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Chancellor to halt plans for overhaul of UK energy industry

Hinkley Point C nuclear power station, operated by Electricite de France SA's (EDF),. Photographer: Luke MacGregor/Bloomberg
Hinkley Point C nuclear power station, operated by Electricite de France SA's (EDF),. Photographer: Luke MacGregor/Bloomberg

Chancellor of the Exchequer Philip Hammond is blocking a set of government proposals to overhaul the U.K. energy industry because of the potential spending implications for a new prime minister, people familiar with the matter said.

The plans are included in a long-awaited energy white paper that the business department has been working on for months, according to the officials, who asked not to be identified because the policies haven’t been announced. Measures include the way nuclear power plants get funding, boosting technology to capture industrial greenhouse gas emissions for storage, accelerating the decarbonization of the power industry and efforts to make housing more energy efficient.

Business Secretary Greg Clark had hoped to publish the proposals in July, but Hammond is reluctant to give the go-ahead to new spending before a successor to Theresa May is in place, the people said. Former Foreign Secretary Boris Johnson is the overwhelming favorite to win the contest, which pits him against the incumbent in the Foreign Office, Jeremy Hunt.

The Department for Business, Energy & Industrial Strategy didn’t immediately reply to a request for comment. The Treasury declined to comment.

Hammond’s reticence is slowing efforts to eliminate U.K. greenhouse gas emissions by 2050 and spur a nuclear renaissance. The government has estimated it needs to draw in 100 billion pounds ($126 billion) of investment for electricity networks over the next few years to replace aging coal and atomic generation plants.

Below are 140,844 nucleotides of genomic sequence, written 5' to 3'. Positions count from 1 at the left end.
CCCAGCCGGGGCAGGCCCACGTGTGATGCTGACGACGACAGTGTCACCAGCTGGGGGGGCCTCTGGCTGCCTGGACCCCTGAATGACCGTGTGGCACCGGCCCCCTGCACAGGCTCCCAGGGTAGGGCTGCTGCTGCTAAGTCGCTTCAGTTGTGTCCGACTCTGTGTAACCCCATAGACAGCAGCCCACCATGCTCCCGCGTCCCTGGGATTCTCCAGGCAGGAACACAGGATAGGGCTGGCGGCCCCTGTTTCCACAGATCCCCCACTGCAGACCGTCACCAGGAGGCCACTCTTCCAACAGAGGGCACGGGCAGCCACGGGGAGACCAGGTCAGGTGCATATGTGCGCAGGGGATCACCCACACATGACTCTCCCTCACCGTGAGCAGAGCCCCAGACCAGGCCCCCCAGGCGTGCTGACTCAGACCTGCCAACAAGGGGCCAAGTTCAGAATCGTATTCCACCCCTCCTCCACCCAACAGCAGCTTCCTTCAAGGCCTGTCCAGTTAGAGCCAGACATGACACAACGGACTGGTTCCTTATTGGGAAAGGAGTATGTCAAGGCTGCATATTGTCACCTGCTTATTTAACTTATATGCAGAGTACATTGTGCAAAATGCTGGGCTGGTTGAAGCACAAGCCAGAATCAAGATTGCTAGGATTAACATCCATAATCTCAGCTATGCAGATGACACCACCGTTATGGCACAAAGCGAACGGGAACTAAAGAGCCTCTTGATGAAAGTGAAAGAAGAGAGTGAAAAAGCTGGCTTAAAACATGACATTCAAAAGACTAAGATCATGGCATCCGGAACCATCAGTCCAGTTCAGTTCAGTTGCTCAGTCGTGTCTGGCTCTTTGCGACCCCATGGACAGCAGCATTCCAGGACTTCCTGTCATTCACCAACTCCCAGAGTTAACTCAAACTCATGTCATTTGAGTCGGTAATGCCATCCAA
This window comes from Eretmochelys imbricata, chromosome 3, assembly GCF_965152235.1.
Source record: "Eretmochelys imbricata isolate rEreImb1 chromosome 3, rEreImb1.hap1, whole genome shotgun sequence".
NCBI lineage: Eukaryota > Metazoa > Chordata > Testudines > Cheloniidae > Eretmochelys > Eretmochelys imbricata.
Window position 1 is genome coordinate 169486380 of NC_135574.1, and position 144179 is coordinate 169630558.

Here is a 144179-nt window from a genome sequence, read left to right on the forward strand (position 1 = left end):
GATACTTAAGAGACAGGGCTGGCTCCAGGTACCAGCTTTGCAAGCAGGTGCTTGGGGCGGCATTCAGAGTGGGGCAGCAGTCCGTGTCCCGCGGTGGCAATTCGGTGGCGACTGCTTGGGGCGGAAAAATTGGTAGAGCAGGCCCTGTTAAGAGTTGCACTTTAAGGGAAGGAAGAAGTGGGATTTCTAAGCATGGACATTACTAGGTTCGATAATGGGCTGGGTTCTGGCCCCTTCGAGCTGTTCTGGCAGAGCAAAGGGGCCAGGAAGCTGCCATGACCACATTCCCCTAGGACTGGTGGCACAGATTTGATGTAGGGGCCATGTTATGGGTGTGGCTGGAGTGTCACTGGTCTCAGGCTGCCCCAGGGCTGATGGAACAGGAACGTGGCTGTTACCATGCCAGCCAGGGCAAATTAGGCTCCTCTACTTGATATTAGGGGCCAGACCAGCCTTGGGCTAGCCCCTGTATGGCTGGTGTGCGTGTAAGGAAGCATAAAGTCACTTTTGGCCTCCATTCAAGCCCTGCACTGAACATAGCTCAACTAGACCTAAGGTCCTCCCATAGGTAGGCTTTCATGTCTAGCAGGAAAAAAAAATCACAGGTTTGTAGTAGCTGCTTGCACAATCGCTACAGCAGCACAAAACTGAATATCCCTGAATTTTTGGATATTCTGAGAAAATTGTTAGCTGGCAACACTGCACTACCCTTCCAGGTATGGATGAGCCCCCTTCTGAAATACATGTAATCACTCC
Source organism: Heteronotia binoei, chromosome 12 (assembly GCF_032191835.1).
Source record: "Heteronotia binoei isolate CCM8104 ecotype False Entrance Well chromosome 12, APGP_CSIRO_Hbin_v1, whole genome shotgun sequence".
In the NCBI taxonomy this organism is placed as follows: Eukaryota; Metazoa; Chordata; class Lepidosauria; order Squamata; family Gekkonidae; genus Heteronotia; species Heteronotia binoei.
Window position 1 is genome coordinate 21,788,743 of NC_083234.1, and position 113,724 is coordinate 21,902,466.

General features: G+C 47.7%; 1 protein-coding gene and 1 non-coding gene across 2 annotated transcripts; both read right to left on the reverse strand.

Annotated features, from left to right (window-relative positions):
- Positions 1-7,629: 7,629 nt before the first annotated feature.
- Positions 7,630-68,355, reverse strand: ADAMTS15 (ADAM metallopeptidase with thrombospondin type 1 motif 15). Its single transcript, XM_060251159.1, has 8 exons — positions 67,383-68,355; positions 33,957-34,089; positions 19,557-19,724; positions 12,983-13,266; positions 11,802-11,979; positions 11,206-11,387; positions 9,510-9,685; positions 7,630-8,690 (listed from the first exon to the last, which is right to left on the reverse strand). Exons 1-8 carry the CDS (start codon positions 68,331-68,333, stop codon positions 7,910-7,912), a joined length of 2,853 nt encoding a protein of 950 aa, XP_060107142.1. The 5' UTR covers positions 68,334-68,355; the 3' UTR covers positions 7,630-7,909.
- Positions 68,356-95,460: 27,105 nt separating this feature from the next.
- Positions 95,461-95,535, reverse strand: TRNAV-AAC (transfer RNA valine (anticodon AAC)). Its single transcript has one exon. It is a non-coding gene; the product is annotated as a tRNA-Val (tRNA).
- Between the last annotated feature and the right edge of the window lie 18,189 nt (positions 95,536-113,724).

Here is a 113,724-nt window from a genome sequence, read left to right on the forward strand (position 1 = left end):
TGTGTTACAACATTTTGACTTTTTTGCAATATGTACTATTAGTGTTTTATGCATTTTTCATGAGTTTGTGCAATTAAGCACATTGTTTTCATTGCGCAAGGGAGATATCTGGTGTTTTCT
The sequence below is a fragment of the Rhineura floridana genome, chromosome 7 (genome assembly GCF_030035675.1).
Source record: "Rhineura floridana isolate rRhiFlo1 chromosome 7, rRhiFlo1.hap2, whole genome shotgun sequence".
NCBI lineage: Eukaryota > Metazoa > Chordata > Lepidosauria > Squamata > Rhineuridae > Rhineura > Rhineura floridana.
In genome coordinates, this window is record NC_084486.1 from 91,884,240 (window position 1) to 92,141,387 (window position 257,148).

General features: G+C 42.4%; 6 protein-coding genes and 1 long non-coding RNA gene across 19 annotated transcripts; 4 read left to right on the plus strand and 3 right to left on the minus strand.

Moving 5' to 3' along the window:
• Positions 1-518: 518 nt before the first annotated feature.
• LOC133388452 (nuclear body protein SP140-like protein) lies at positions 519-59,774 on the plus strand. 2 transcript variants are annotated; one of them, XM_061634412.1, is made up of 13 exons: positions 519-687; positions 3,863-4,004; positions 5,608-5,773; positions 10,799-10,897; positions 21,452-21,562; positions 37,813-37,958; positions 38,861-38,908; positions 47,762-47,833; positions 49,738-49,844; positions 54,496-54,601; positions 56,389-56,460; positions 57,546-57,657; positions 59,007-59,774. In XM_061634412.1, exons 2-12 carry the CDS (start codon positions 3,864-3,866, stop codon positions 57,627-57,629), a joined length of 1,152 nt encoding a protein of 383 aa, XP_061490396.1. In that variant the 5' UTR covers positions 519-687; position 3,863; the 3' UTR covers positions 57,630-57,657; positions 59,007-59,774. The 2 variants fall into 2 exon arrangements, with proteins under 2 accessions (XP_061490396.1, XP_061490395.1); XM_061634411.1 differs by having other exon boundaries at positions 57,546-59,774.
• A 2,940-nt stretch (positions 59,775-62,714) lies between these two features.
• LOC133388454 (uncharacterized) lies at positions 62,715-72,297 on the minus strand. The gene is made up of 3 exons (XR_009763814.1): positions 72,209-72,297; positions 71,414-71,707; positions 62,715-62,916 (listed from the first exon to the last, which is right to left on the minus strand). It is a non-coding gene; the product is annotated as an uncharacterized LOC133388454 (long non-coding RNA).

Ambitions to fund a new fleet of nuclear facilities took a blow earlier this year when Hitachi Ltd. pulled out of the Wylfa project in Wales. Toshiba Corp. also withdrew from a major development earlier in the year.

Whitehall officials across departments are also concerned the document is both incomplete and too sizable a policy plan to put forward just before a new premier takes over, according to two of the people familiar. One option being considered is to publish more urgent sections before recess leaving the rest for the next government to handle.

If Johnson wins, as expected, neither Hammond nor Clark are likely to remain in their cabinet jobs. That’s because Johnson has said his cabinet members will have to be prepared for the U.K. leaving the European Union without a Brexit deal — something that Hammond and Clark have said they can’t support. The new prime minister will be announced on July 23.

Setback for Industry

The nuclear power industry has been anticipating the announcement of the new financing model for months. The government was expected to use what’s called a regulated asset base to help fund the construction of new projects that can take years to deliver.

Infrastructure projects can be so big and take so long to pay off that few companies are willing to shoulder the cost alone. EDF’s project at Hinkley Point relies on a guarantee that the utility will be paid 92.50 pounds for each megawatt-hour of electricity it produces, almost double the current rate in the wholesale market. EDF, which took all the construction risk and will earn nothing until the plant is finished, has said it probably can’t handle building another such project.

That has forced the government to rethink its own resistance to take a stake in industry.

A new funding model also is needed to spur carbon capture and storage projects. Those have long been touted as the answer to the world’s climate woes, since they can absorb emissions from existing coal plants, cleaning up the energy industry without new technologies.

So far, exorbitant costs of CCS and a lack of government support have limited the industry’s expansion to projects that demonstrate the technology. In 2015 the U.K. scrapped funding of 1 billion pounds ($1.3 billion) for a competition to stir the industry into action. That failure followed similarly flawed competitions in 2012 and 2007.

Calls for large-scale carbon capture to be built in the U.K. resurfaced last year after a scientific report from the United Nations said the technology is needed for all pathways to limit global warming to 1.5 degrees Celsius (2.7 Fahrenheit).

Late last year, the government announced its latest push with millions of pounds of support for projects aiming to have a large-scale facility up-and-running by the 2030s.

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